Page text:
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Hundreds of thousands of Americans protested against the Trump administration's forcible separation of families at the U.S.-Mexico border last weekend, days after a federal judge ordered officials to reunite families. (Photo: Lindsey Turner/Flickr/cc)

Outrage Grows as Trump Official Complains Deadline for Putting Kids Back in Parents' Arms Too "Extreme"

"This is a cruel and harmful policy that was aggravated by the administration's lack of basic humanity in thinking ahead of time about how it would bring these families back together."

Julia Conley

Outrage over the Trump administration's treatment of families who have crossed the U.S.-Mexico border, many seeking asylum, grew on Friday as officials told a U.S. District court that they would likely not be able to meet a deadline set more than a week ago for reuniting parents with their children.

The Health and Human Services Department (HHS), which is responsible for the supervision of unaccompanied migrant children—including those the government took from their parents after introducing its "zero tolerance" immigration police in May—was scheduled to give an update on Friday to Judge Dana Sabraw about its ability to reunite families.

Sabraw last week ordered that children under the age of five must be reunited with their parents by July 10 and all family separations must end by July 26.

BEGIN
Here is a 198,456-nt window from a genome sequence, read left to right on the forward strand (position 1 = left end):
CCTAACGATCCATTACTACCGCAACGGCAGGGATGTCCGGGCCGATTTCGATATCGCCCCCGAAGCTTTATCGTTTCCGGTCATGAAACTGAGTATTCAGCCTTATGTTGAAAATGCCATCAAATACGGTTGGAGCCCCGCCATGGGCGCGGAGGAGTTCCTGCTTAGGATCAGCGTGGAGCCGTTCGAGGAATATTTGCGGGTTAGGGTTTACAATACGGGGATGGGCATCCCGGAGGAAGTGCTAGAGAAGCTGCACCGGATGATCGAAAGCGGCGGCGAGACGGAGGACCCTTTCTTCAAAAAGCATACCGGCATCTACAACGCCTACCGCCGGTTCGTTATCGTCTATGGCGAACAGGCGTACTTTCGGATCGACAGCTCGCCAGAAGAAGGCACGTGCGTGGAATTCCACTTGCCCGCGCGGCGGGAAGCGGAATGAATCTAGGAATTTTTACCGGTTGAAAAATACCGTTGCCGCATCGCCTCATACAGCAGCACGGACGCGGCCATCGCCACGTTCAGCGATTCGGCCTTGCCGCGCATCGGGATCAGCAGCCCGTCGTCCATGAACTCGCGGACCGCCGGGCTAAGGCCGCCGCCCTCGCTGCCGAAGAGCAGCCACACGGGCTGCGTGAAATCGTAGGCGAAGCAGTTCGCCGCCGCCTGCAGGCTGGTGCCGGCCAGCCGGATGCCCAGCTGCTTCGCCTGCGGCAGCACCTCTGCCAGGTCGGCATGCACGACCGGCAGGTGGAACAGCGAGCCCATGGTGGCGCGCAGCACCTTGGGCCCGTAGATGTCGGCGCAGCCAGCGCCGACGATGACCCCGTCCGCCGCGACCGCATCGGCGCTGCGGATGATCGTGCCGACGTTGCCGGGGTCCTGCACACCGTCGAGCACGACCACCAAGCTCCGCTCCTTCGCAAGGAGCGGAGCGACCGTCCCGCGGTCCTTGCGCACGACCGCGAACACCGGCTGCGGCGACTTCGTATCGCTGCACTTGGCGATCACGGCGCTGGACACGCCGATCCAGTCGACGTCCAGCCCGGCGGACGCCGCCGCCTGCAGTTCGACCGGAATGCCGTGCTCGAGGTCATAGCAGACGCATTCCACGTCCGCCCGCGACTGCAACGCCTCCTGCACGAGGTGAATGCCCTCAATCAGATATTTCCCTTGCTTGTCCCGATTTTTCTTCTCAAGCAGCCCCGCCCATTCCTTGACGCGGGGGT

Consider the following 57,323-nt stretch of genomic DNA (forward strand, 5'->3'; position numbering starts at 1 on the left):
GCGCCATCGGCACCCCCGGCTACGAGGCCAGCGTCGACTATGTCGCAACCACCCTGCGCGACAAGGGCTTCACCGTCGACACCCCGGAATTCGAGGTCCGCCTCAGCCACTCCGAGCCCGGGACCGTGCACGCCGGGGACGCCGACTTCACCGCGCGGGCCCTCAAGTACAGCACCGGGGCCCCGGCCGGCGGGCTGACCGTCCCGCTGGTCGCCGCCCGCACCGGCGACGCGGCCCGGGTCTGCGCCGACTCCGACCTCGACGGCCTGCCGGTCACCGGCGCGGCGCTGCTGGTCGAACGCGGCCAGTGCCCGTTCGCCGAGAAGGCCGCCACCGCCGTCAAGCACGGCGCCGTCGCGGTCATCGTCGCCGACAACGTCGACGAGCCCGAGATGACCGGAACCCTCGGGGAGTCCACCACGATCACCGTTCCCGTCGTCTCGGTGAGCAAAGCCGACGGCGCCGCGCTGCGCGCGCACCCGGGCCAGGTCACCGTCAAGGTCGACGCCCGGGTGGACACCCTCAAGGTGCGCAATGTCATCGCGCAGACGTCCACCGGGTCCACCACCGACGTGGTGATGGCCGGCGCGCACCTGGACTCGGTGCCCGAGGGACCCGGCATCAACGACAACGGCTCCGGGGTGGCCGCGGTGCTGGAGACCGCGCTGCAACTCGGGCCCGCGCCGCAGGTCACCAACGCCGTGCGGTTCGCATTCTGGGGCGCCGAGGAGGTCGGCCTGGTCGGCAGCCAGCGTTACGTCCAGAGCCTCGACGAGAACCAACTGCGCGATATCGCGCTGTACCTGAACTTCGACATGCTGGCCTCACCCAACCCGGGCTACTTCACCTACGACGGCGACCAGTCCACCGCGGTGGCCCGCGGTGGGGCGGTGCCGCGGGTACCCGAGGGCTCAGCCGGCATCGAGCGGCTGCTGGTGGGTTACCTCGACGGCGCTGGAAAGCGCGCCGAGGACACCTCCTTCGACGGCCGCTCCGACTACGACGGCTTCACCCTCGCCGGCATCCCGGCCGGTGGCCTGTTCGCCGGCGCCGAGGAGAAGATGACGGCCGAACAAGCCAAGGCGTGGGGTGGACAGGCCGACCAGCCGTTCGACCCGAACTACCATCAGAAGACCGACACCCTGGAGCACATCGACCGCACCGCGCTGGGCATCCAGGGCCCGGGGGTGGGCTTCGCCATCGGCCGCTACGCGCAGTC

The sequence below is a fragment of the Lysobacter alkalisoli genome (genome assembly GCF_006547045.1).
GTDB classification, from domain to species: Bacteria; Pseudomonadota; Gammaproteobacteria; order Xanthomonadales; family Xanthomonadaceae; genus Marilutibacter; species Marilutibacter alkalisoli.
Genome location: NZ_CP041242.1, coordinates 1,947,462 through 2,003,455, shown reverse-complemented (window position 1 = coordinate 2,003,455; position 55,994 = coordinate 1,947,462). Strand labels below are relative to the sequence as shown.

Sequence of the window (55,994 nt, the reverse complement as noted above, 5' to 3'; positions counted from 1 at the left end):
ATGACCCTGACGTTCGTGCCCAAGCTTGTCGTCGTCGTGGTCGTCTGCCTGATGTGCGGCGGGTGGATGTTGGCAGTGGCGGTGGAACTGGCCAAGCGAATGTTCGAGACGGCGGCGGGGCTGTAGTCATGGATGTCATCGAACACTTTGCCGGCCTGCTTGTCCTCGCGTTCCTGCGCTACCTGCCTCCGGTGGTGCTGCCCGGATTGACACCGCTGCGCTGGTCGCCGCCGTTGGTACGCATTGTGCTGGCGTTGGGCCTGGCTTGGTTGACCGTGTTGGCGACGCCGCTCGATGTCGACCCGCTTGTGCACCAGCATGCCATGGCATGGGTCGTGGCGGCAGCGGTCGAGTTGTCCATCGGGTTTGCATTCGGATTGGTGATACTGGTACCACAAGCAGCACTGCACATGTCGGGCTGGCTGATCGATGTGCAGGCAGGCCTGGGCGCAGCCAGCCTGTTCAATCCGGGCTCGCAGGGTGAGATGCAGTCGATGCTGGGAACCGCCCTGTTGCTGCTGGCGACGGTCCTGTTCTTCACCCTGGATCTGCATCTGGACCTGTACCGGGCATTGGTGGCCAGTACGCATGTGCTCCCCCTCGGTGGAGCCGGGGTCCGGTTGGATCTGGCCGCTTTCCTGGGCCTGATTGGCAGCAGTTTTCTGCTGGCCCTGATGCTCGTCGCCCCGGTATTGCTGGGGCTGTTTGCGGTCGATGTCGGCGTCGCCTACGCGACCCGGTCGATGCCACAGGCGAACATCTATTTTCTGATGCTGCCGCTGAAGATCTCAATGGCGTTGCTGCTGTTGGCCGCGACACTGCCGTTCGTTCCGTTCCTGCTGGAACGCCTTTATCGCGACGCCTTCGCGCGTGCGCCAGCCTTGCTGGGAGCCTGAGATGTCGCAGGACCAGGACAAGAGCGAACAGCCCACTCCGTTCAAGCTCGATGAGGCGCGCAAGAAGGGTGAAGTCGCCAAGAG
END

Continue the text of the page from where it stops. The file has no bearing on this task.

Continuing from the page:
According to two Department of Homeland Security officials who spoke to the New York Times this week, some records have been destroyed.

Ahead of Friday's hearing, HHS chief Alex Azar told reporters that the deadlines seemed "extreme" and "artificial"—enraging immigrant rights advocates and Democratic lawmakers.

As many as 3,000 children are currently in government custody in detention centers and foster homes around the nation. The Trump administration is conducting DNA tests and sorting through case files for the children to determine who their parents are and how to reunite them.

Meanwhile, in a case filing ahead of Friday's hearing, HHS wrote that it wanted to ensure children's "safety" when releasing them from government custody and that it may not be able to reunite some families if the parents have been deported.

Critics have found no sympathy for the HHS's request for an extension to solve the crisis the agency itself created, with many arguing that thousands of parents and children have already gone far too long without seeing one another, at the hands of the nation where many of them hoped to be given asylum after fleeing violence and unrest in their home countries.

In light of reports that records about children and parents' whereabouts have been destroyed, Citizens for Ethics and Responsibility in Washington (CREW) demanded Friday that HHS and DHS be subject to an investigation for potential violation of the Federal Records Act (FRA).

"Rarely, if ever, has a potential violation of the FRA had such grave implications," CREW Executive Director Noah Bookbinder said. "The reportedly destroyed records bear directly on the lives of thousands of immigrants seeking entry to our country, threatening the permanent separation of parents from their children."


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